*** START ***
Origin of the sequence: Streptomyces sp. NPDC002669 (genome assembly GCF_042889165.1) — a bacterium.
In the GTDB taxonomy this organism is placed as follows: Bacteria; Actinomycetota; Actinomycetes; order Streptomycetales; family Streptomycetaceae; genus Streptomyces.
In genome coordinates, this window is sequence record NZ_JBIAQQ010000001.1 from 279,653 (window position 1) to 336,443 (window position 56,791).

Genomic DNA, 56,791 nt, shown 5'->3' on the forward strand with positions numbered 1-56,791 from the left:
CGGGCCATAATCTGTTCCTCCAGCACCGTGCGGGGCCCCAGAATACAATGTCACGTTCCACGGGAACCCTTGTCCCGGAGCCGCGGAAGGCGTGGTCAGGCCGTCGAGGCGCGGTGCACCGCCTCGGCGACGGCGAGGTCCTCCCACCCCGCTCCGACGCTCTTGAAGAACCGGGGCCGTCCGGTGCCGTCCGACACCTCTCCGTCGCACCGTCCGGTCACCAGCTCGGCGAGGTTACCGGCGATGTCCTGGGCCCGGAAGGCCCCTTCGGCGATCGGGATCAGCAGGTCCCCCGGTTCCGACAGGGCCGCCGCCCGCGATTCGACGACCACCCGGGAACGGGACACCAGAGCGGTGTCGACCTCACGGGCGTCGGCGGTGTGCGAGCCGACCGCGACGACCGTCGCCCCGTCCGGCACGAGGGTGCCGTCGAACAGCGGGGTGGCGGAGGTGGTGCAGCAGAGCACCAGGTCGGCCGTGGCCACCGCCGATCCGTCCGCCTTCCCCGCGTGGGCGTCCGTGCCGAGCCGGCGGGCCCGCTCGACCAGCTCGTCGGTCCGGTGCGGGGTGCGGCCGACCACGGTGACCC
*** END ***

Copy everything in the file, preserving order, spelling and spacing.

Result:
Origin of the sequence: Streptomyces sp. NPDC002669 (genome assembly GCF_042889165.1) — a bacterium.
In the GTDB taxonomy this organism is placed as follows: Bacteria; Actinomycetota; Actinomycetes; order Streptomycetales; family Streptomycetaceae; genus Streptomyces.
In genome coordinates, this window is sequence record NZ_JBIAQQ010000001.1 from 279,653 (window position 1) to 336,443 (window position 56,791).

Genomic DNA, 56,791 nt, shown 5'->3' on the forward strand with positions numbered 1-56,791 from the left:
CGGGCCATAATCTGTTCCTCCAGCACCGTGCGGGGCCCCAGAATACAATGTCACGTTCCACGGGAACCCTTGTCCCGGAGCCGCGGAAGGCGTGGTCAGGCCGTCGAGGCGCGGTGCACCGCCTCGGCGACGGCGAGGTCCTCCCACCCCGCTCCGACGCTCTTGAAGAACCGGGGCCGTCCGGTGCCGTCCGACACCTCTCCGTCGCACCGTCCGGTCACCAGCTCGGCGAGGTTACCGGCGATGTCCTGGGCCCGGAAGGCCCCTTCGGCGATCGGGATCAGCAGGTCCCCCGGTTCCGACAGGGCCGCCGCCCGCGATTCGACGACCACCCGGGAACGGGACACCAGAGCGGTGTCGACCTCACGGGCGTCGGCGGTGTGCGAGCCGACCGCGACGACCGTCGCCCCGTCCGGCACGAGGGTGCCGTCGAACAGCGGGGTGGCGGAGGTGGTGCAGCAGAGCACCAGGTCGGCCGTGGCCACCGCCGATCCGTCCGCCTTCCCCGCGTGGGCGTCCGTGCCGAGCCGGCGGGCCCGCTCGACCAGCTCGTCGGTCCGGTGCGGGGTGCGGCCGACCACGGTGACCC